The Hawks closed out with another great Grand Ole Echo set. This funky room is really starting to feel like home. Wall to wall fans, request yells duly honored, a rocking show, with Cliff joining the band halfway through, playing brilliantly. Tom Corbett and the irrepressible Juke Logan joined the wall of men for encore song “Wonder Valley,” with Cliff burning through Orange Blossom Special midway through the journey. Summer west of the West.On the next two languid evenings the Hawks repaired to drummer Shawn’s hillside home studio and finished five more tracks for our new CD, including unabashed hippie wanderer love paean “Gettin Home Tonight,” and we’re done with basics. A toast with McCallan’s 18 year old, tasting a bit youthful for its years, and our next move is recording pedal steel wizard Dave Zirbel this coming Saturday and Sunday. A groove oriented July so far!

**check out Michael Webster’s song “Lotus Festival” for an acid tinged journey through the lakeside festivities

Hawks Restaurant Review: The Casbah, Silverlake

We usually review only out of town dining experiences, but we feel a shoutout is due the atmospheric and consistently good Casbah, at 3900 West Sunset Blvd. in the heart of Silverlake. They open at 6 a.m., faithfully, with a great tea selection, including exotic puer and black tea cakes in exotic shapes, and baristas who are rivaled in L.A. only by Culver City’s Conservatory for Coffee, Tea, and Cocoa, or Peets on a good day. Great quiches, pastries, fruits, and an atmosphere so hip you can cut it with a wi fi signal.



Rob and Paul L are experiencing that thrill of thrills, having one of your songs covered, and in this case it’s an especially rare treat, because it’s by a new band with deep traditional roots and a heavy sound: Polka Freakout.

PF is Bubba Hernandez and Alex Meixner, virtuosos on bass and accordion with a wicked drummer and some famous musical guests, and they’re now the band to watch as they push the traditional music envelope.Bubba was a big part of Brave Combo’s heart and soul for years, and he’s brought his groove and arranging chops to a project that’s fully mature on its first time out. And you can dance to it.

The Freakout recorded “Baby,” from the Hawks’ first CD, and it’s a rush for us to hear the added layers of arrangement sophistication, and Bubba’s soulful vocals. Paul L has a second song on the CD, “Girl Of My Dreams,” written with Bubba back in the days when Paul’s polka band Rotondi was regularly getting its ass kicked by Brave Combo on tour. Polka forever.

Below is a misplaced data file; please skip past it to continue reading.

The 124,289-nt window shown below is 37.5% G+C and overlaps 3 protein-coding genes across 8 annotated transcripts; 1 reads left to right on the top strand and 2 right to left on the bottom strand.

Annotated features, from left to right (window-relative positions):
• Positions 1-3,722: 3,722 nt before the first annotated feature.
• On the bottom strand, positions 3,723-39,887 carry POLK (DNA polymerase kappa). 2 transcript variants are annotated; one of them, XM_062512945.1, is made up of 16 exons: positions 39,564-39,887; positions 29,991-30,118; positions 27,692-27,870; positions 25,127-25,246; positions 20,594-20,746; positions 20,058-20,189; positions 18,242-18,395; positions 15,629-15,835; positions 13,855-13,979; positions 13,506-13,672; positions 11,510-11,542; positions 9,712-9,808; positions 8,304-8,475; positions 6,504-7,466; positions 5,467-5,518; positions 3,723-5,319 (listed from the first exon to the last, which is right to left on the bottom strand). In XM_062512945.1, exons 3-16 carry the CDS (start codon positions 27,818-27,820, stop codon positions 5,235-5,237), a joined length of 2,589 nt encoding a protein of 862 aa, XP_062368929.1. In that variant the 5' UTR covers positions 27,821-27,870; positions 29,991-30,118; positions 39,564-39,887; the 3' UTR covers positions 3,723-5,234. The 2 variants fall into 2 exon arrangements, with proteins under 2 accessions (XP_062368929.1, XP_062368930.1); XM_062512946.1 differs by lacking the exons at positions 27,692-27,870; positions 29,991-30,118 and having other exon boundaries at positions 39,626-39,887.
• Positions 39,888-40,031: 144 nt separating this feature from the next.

The Hawks have been struggling to keep up with some kickass female energy this summer, and not just from our kickass wives.

July 4th Eve brought the Hawks and the Chapin Sisters to the Echo for a surprisingly packed out evening in the midst of a heat wave that’s fossilizing the already dried out hills of the Southland. The AC in the Echo works if you’re lurking in the weird and haunted stairway leading to the odiferous and also haunted band room. Otherwise it’s nice and toasty at the bar, which makes for good musical energy.The Hawks did a noisy electric set and the Chapin Sisters followed with their angelic authority that brought the crowd to a hush within two verses and a chorus of the first song. It never fails. We joined them at the end for a Hawks song we wrote for the Sisters, a Crystal Gayle post-free love 1970’s country rocker dripping with found object irony, and then a new Chapin Sisters original that haunts our aural memory still. And out into the still sultry night.
Last night we ventured east to the edge of downtown L.A., miss that left turn off First Street onto Vignes and you’re crossing the scenic bridge over the rail yard and the L.A. “River.” We finally located the new and hip scene, Bordello, inside Little Pedro’s, a sort of tribute to perhaps a mosque and reputedly an early L.A. whorehouse.
The interior is still tarted up, red and gilded wood setting the moody mood.

Dave Remarkable Markowitz sat in with us on electric fiddle, it’s been a long time, too long, and we had a great set and then were knocked over by the all girl except for the bobbing bass player experimental Latin folk rock groove that is Pistolera. Great songs, simple but hard hitting playing with that elusive twist that separates the new from the same old. The tunes were memorable and fearlessly straight ahead. No gimmicks, and a new direction. That’s not easy. Pistolera. Don’t miss them next time.The night was overcast as we scattered to the two and a half winds, maybe we’ll get some rain.